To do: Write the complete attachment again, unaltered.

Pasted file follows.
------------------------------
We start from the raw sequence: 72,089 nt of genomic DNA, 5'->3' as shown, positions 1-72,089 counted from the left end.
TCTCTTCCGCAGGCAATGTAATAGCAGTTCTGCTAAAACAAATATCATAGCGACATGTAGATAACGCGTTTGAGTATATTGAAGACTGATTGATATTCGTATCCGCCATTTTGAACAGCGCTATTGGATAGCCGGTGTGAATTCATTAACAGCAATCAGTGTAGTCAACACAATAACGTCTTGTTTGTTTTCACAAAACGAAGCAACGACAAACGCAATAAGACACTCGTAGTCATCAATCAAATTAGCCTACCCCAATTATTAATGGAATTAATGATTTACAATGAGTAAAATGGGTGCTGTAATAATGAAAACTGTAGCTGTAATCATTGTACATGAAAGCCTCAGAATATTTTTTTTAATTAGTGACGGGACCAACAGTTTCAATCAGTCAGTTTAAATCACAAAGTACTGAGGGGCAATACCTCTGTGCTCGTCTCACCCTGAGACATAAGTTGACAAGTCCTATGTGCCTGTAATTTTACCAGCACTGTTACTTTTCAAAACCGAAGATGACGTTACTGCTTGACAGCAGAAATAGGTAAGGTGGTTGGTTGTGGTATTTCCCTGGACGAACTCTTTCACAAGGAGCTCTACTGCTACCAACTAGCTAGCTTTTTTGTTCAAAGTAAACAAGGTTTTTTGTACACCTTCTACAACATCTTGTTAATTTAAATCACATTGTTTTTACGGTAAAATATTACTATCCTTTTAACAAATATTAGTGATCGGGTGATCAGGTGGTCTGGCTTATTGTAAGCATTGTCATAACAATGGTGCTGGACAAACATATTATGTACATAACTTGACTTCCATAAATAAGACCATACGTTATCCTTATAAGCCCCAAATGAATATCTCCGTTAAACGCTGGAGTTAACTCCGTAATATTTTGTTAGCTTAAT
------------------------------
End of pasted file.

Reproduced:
We start from the raw sequence: 72,089 nt of genomic DNA, 5'->3' as shown, positions 1-72,089 counted from the left end.
TCTCTTCCGCAGGCAATGTAATAGCAGTTCTGCTAAAACAAATATCATAGCGACATGTAGATAACGCGTTTGAGTATATTGAAGACTGATTGATATTCGTATCCGCCATTTTGAACAGCGCTATTGGATAGCCGGTGTGAATTCATTAACAGCAATCAGTGTAGTCAACACAATAACGTCTTGTTTGTTTTCACAAAACGAAGCAACGACAAACGCAATAAGACACTCGTAGTCATCAATCAAATTAGCCTACCCCAATTATTAATGGAATTAATGATTTACAATGAGTAAAATGGGTGCTGTAATAATGAAAACTGTAGCTGTAATCATTGTACATGAAAGCCTCAGAATATTTTTTTTAATTAGTGACGGGACCAACAGTTTCAATCAGTCAGTTTAAATCACAAAGTACTGAGGGGCAATACCTCTGTGCTCGTCTCACCCTGAGACATAAGTTGACAAGTCCTATGTGCCTGTAATTTTACCAGCACTGTTACTTTTCAAAACCGAAGATGACGTTACTGCTTGACAGCAGAAATAGGTAAGGTGGTTGGTTGTGGTATTTCCCTGGACGAACTCTTTCACAAGGAGCTCTACTGCTACCAACTAGCTAGCTTTTTTGTTCAAAGTAAACAAGGTTTTTTGTACACCTTCTACAACATCTTGTTAATTTAAATCACATTGTTTTTACGGTAAAATATTACTATCCTTTTAACAAATATTAGTGATCGGGTGATCAGGTGGTCTGGCTTATTGTAAGCATTGTCATAACAATGGTGCTGGACAAACATATTATGTACATAACTTGACTTCCATAAATAAGACCATACGTTATCCTTATAAGCCCCAAATGAATATCTCCGTTAAACGCTGGAGTTAACTCCGTAATATTTTGTTAGCTTAAT